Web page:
PRESIDENT LAUNCHES START OF WORK TO EXPAND GHANA’S MAIN PORT AT TAKORADI

ACCRA– President Nana Addo Dankwa Akufo-Addo on Monday inaugurated the start of work to expand the country’s biggest port at Takoradi, about 220 kilometres west of here, with a pledge to remain focused on building a more robust and competitive economy.

We need a competitive economy which can create jobs and wealth for the people, he said, adding that this is at the core of thinking of everything that the government was doing. The port expansion project is being funded by Cal-bank and the Ghana Infrastructure Investment Fund together with Justmoh Construction Limited and other local businesses.

It is being carried out by Ghanaian private investment company IBISTEK, the operators of the newly established Takoradi Container Terminal. Upon completion, it will significantly increase efficiency at the port and reduce congestion.

President Akufo-Addo applauded IBISTEK for developing a world class container terminal to ease congestion at the port to meet the growing demand on contemporary shipping and maritime sector. He expressed optimism that the project would be efficiently managed to enable the country to participate in a competitive business environment.

He made reference to modern ports in other countries like Togo, Benin, Senegal and Cote D’ Ivoire and said Ghana could not afford to be left out in this massive drive for development.

He had earlier commissioned the 500 million US dollars Tarkoradi Container Terminal and the rehabilitated road from Paa Grant Roundabout through New Takoradi to the port’s Gate 10.

Transport Minister Kwaku Ofori Asiamah said the port would continue to get its fair share of infrastructure development.

IBISTEK and the Ghana Ports and Harbours Authority entered into a concession agreement in January 2016 to develop an inland clearing depot. The 27-acre site on which the project is sited has been developed into an ultra-modern container terminal and is already operational.

Source: NAM NEWS NETWORK

PRESIDENT LAUNCHES START OF WORK TO EXPAND GHANA’S MAIN PORT AT TAKORADI

ACCRA– President Nana Addo Dankwa Akufo-Addo on Monday inaugurated the start of work to expand the country’s biggest port at Takoradi, about 220 kilometres west of here, with a pledge to remain focused on building a more robust and competitive economy.

We need a competitive economy which can create jobs and wealth for the people, he said, adding that this is at the core of thinking of everything that the government was doing. The port expansion project is being funded by Cal-bank and the Ghana Infrastructure Investment Fund together with Justmoh Construction Limited and other local businesses.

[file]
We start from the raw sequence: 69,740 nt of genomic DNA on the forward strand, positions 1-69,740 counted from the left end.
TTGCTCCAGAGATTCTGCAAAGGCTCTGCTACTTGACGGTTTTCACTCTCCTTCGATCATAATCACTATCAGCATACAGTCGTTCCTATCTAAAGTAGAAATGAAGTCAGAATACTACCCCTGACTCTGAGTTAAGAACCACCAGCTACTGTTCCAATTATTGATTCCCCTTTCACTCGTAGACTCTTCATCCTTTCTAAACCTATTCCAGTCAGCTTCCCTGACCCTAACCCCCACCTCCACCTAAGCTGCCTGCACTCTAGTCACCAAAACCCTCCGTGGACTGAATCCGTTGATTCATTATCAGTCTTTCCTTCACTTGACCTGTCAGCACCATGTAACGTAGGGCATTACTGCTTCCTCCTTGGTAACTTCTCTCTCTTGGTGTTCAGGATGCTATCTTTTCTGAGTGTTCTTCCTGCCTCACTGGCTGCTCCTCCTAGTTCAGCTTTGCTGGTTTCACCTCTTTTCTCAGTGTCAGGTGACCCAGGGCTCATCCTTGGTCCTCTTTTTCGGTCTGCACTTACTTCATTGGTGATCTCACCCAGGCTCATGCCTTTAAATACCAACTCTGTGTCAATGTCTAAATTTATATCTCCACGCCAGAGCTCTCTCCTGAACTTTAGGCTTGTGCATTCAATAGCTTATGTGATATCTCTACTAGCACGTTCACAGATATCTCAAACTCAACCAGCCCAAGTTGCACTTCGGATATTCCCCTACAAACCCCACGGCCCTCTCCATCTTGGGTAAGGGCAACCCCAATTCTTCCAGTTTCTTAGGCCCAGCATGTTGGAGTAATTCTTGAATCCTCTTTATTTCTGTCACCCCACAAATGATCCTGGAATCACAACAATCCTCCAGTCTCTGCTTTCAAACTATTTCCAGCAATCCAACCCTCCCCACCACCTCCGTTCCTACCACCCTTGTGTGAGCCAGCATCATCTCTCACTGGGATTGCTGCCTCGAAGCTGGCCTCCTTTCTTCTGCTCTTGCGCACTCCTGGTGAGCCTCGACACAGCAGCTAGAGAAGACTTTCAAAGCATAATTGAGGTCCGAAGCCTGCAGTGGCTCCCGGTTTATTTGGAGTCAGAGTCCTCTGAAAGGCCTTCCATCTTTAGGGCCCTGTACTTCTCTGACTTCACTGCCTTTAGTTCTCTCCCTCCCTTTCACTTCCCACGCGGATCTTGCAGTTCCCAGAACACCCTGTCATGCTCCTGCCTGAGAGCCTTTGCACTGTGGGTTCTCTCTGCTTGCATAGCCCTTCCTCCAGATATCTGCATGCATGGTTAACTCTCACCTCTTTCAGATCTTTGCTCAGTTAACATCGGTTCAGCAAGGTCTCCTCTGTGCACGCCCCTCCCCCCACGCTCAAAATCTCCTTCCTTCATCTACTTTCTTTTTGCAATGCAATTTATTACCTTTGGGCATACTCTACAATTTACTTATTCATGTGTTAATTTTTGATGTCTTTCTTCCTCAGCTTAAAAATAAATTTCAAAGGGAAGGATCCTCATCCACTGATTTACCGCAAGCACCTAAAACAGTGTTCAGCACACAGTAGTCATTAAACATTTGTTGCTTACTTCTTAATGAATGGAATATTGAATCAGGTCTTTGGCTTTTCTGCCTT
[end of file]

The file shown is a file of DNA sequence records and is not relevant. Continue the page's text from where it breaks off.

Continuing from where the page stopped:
It is being carried out by Ghanaian private investment company IBISTEK, the operators of the newly established Takoradi Container Terminal. Upon completion, it will significantly increase efficiency at the port and reduce congestion.

President Akufo-Addo applauded IBISTEK for developing a world class container terminal to ease congestion at the port to meet the growing demand on contemporary shipping and maritime sector. He expressed optimism that the project would be efficiently managed to enable the country to participate in a competitive business environment.

He made reference to modern ports in other countries like Togo, Benin, Senegal and Cote D’ Ivoire and said Ghana could not afford to be left out in this massive drive for development.

He had earlier commissioned the 500 million US dollars Tarkoradi Container Terminal and the rehabilitated road from Paa Grant Roundabout through New Takoradi to the port’s Gate 10.

Transport Minister Kwaku Ofori Asiamah said the port would continue to get its fair share of infrastructure development.

IBISTEK and the Ghana Ports and Harbours Authority entered into a concession agreement in January 2016 to develop an inland clearing depot. The 27-acre site on which the project is sited has been developed into an ultra-modern container terminal and is already operational.

Source: NAM NEWS NETWORK

FORMER GHANA FOOTBALL CHIEF RESIGNS FROM POSITIONS WITH FIFA, CAF

ACCRA– Kwesi Nyantakyi, the former president of the Ghana Football Association (GFA), has resigned from the West Africa Football Union (WAFU), the International Football Federation (FIFA) and the Confederation of African Football (CAF), pending the outcome of investigations for fraud against him.

Ghanaian investigative journalists Anas Aremeyaw Anas in a documentary aired last week, caught Nyantakyi on camera engaging in some shady deals with some potential investors and sponsors of the Ghana Premier League. Aremeyaw Anas and the Tiger Eye PI undercover team have since reported Nyantakyi to both FIFA and the CAF respectively.

Nyantakyi, who has been banned by FIFA from all football-related activities for 90 days, has communicated his decision to resign to both FIFA and the CAF, which prompted CAF President Ahmad Ahmad to announce at the on-going FIFA Congress in Moscow that the African governing body would hold an extraordinary congress on h Sept 30 in Egypt.

Nyantakyi, who was appointed GFA President in 2005, has seen the Ghana senior national team, the Black Stars, make three consecutive appearances at the World Cup — in Germany 2006, South Africa 2010 and Brazil 2014 — while their female counterparts, the Black Satellites, won the African U-20 cup in 2009 and went further to win the U-20 Women’s World Cup the same year.